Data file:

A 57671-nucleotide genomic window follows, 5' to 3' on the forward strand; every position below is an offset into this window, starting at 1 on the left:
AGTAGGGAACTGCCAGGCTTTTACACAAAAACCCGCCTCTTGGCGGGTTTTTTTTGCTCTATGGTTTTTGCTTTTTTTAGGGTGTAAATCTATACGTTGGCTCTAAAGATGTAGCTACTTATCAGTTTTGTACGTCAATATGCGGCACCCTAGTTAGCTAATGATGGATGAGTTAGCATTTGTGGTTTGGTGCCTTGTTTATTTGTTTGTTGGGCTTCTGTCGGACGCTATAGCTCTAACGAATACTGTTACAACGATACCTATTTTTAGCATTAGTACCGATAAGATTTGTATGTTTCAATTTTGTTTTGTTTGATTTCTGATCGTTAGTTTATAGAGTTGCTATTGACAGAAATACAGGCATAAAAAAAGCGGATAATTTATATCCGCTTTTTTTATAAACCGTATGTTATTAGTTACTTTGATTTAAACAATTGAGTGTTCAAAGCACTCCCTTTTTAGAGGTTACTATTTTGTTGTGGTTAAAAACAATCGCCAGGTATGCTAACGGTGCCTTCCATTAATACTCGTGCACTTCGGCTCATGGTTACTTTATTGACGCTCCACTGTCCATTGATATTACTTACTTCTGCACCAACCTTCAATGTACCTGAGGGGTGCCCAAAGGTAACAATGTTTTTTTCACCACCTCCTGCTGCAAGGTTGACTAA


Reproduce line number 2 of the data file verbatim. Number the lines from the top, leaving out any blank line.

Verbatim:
AGTAGGGAACTGCCAGGCTTTTACACAAAAACCCGCCTCTTGGCGGGTTTTTTTTGCTCTATGGTTTTTGCTTTTTTTAGGGTGTAAATCTATACGTTGGCTCTAAAGATGTAGCTACTTATCAGTTTTGTACGTCAATATGCGGCACCCTAGTTAGCTAATGATGGATGAGTTAGCATTTGTGGTTTGGTGCCTTGTTTATTTGTTTGTTGGGCTTCTGTCGGACGCTATAGCTCTAACGAATACTGTTACAACGATACCTATTTTTAGCATTAGTACCGATAAGATTTGTATGTTTCAATTTTGTTTTGTTTGATTTCTGATCGTTAGTTTATAGAGTTGCTATTGACAGAAATACAGGCATAAAAAAAGCGGATAATTTATATCCGCTTTTTTTATAAACCGTATGTTATTAGTTACTTTGATTTAAACAATTGAGTGTTCAAAGCACTCCCTTTTTAGAGGTTACTATTTTGTTGTGGTTAAAAACAATCGCCAGGTATGCTAACGGTGCCTTCCATTAATACTCGTGCACTTCGGCTCATGGTTACTTTATTGACGCTCCACTGTCCATTGATATTACTTACTTCTGCACCAACCTTCAATGTACCTGAGGGGTGCCCAAAGGTAACAATGTTTTTTTCACCACCTCCTGCTGCAAGGTTGACTAA